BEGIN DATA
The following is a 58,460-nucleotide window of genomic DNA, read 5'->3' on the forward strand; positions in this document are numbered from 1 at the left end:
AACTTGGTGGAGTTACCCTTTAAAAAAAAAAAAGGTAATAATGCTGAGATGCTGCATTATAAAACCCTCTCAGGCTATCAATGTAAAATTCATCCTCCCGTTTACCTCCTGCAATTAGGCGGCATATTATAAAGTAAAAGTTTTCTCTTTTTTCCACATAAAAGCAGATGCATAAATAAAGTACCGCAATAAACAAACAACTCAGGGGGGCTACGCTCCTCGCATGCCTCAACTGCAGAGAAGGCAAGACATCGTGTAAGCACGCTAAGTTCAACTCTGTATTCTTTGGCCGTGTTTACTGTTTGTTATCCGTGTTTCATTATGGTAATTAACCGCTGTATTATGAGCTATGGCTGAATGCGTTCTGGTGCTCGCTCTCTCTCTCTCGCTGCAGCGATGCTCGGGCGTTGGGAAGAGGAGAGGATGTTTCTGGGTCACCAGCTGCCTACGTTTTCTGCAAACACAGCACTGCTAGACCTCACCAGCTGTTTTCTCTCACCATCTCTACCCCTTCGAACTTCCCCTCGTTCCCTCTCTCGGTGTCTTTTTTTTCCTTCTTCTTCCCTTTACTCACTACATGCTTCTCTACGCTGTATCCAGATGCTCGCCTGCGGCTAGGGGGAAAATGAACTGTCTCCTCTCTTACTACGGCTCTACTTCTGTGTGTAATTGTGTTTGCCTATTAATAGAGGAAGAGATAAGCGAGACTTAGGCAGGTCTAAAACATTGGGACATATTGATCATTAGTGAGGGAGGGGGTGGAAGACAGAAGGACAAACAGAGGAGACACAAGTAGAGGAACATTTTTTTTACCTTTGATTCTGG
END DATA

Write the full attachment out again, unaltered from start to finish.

The following is a 58,460-nucleotide window of genomic DNA, read 5'->3' on the forward strand; positions in this document are numbered from 1 at the left end:
AACTTGGTGGAGTTACCCTTTAAAAAAAAAAAAGGTAATAATGCTGAGATGCTGCATTATAAAACCCTCTCAGGCTATCAATGTAAAATTCATCCTCCCGTTTACCTCCTGCAATTAGGCGGCATATTATAAAGTAAAAGTTTTCTCTTTTTTCCACATAAAAGCAGATGCATAAATAAAGTACCGCAATAAACAAACAACTCAGGGGGGCTACGCTCCTCGCATGCCTCAACTGCAGAGAAGGCAAGACATCGTGTAAGCACGCTAAGTTCAACTCTGTATTCTTTGGCCGTGTTTACTGTTTGTTATCCGTGTTTCATTATGGTAATTAACCGCTGTATTATGAGCTATGGCTGAATGCGTTCTGGTGCTCGCTCTCTCTCTCTCGCTGCAGCGATGCTCGGGCGTTGGGAAGAGGAGAGGATGTTTCTGGGTCACCAGCTGCCTACGTTTTCTGCAAACACAGCACTGCTAGACCTCACCAGCTGTTTTCTCTCACCATCTCTACCCCTTCGAACTTCCCCTCGTTCCCTCTCTCGGTGTCTTTTTTTTCCTTCTTCTTCCCTTTACTCACTACATGCTTCTCTACGCTGTATCCAGATGCTCGCCTGCGGCTAGGGGGAAAATGAACTGTCTCCTCTCTTACTACGGCTCTACTTCTGTGTGTAATTGTGTTTGCCTATTAATAGAGGAAGAGATAAGCGAGACTTAGGCAGGTCTAAAACATTGGGACATATTGATCATTAGTGAGGGAGGGGGTGGAAGACAGAAGGACAAACAGAGGAGACACAAGTAGAGGAACATTTTTTTTACCTTTGATTCTGG